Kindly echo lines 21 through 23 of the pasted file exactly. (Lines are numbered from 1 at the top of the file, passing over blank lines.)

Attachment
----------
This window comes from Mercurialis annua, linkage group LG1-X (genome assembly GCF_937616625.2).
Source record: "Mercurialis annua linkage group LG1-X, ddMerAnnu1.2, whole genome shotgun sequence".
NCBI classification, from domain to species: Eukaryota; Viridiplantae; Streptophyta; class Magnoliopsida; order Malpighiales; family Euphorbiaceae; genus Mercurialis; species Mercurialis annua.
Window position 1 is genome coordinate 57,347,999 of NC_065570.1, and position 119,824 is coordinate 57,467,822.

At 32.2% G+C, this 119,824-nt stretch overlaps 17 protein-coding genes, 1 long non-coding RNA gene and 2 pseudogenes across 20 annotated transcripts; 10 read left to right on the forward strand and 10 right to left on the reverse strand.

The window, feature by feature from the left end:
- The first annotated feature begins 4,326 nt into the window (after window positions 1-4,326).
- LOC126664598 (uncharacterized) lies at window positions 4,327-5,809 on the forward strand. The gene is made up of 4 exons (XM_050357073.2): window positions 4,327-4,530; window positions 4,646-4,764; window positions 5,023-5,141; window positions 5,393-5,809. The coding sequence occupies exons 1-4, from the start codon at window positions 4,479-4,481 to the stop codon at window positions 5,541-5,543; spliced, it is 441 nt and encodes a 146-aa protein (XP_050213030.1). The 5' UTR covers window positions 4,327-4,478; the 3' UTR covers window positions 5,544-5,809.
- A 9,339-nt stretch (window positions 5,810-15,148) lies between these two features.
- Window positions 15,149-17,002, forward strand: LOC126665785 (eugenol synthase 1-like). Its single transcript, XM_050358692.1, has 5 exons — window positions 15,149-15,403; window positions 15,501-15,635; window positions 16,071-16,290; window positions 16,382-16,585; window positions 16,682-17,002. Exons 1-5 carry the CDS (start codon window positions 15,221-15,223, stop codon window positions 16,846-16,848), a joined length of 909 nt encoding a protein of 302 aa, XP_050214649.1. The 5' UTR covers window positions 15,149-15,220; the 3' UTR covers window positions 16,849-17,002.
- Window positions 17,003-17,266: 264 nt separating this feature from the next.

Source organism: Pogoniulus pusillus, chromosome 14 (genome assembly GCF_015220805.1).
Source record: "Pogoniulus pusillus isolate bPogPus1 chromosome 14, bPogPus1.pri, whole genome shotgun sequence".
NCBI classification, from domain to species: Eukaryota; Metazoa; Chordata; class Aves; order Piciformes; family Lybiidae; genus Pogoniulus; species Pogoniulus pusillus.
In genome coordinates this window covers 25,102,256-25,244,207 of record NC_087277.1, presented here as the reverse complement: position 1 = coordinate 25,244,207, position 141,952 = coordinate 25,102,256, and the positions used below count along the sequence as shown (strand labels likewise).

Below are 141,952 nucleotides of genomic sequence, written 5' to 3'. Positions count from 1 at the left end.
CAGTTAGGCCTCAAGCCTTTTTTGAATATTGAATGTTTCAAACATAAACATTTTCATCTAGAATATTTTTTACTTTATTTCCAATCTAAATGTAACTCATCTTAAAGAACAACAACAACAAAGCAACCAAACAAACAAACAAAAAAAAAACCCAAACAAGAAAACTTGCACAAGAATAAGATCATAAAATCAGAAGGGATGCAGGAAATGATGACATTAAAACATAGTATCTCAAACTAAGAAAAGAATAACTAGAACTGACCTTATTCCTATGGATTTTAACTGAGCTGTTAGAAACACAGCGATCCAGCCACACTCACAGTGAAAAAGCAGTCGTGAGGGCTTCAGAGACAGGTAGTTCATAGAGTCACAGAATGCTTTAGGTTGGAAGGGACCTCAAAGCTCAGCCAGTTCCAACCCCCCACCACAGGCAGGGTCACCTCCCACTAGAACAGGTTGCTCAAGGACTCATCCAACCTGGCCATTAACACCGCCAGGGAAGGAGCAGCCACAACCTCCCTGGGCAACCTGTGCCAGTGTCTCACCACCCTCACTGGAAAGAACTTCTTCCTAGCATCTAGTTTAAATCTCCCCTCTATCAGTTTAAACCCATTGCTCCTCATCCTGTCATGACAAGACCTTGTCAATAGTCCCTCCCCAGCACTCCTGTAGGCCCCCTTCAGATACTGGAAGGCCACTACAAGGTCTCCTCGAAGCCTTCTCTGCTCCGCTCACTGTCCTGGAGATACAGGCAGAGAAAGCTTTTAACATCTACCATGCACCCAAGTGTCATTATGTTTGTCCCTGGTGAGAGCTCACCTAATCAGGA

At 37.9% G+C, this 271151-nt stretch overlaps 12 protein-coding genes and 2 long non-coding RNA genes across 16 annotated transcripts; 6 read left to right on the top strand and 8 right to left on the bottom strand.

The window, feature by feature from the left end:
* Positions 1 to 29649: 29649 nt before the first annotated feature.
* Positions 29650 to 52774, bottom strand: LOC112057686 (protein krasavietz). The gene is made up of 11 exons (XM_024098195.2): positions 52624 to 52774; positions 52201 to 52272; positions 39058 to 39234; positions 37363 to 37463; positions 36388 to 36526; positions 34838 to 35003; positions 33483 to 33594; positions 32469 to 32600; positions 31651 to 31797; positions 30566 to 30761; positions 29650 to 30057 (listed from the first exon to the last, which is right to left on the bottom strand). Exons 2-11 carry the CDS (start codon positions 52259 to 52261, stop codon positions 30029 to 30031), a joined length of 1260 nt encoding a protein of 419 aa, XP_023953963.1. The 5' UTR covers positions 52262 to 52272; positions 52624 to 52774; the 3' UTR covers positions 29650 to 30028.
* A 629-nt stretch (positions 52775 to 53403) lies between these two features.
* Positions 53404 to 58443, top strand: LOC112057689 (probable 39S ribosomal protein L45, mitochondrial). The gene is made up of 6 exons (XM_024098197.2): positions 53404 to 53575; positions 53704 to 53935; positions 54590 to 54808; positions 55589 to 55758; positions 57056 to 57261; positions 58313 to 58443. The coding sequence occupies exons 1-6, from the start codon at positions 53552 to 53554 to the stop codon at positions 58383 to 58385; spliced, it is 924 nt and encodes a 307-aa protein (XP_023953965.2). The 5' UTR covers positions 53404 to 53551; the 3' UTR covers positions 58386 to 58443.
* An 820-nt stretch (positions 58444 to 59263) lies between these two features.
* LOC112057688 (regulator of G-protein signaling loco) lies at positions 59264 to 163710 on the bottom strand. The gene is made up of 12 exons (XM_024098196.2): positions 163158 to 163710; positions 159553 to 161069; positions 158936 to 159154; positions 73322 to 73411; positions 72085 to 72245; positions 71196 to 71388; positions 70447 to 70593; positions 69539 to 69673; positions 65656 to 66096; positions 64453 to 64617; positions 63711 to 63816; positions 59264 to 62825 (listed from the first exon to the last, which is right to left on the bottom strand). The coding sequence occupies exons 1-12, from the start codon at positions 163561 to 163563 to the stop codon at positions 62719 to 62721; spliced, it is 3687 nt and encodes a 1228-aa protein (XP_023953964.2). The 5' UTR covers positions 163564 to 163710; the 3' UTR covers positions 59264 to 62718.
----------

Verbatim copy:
* Positions 29650 to 52774, bottom strand: LOC112057686 (protein krasavietz). The gene is made up of 11 exons (XM_024098195.2): positions 52624 to 52774; positions 52201 to 52272; positions 39058 to 39234; positions 37363 to 37463; positions 36388 to 36526; positions 34838 to 35003; positions 33483 to 33594; positions 32469 to 32600; positions 31651 to 31797; positions 30566 to 30761; positions 29650 to 30057 (listed from the first exon to the last, which is right to left on the bottom strand). Exons 2-11 carry the CDS (start codon positions 52259 to 52261, stop codon positions 30029 to 30031), a joined length of 1260 nt encoding a protein of 419 aa, XP_023953963.1. The 5' UTR covers positions 52262 to 52272; positions 52624 to 52774; the 3' UTR covers positions 29650 to 30028.
* A 629-nt stretch (positions 52775 to 53403) lies between these two features.
* Positions 53404 to 58443, top strand: LOC112057689 (probable 39S ribosomal protein L45, mitochondrial). The gene is made up of 6 exons (XM_024098197.2): positions 53404 to 53575; positions 53704 to 53935; positions 54590 to 54808; positions 55589 to 55758; positions 57056 to 57261; positions 58313 to 58443. The coding sequence occupies exons 1-6, from the start codon at positions 53552 to 53554 to the stop codon at positions 58383 to 58385; spliced, it is 924 nt and encodes a 307-aa protein (XP_023953965.2). The 5' UTR covers positions 53404 to 53551; the 3' UTR covers positions 58386 to 58443.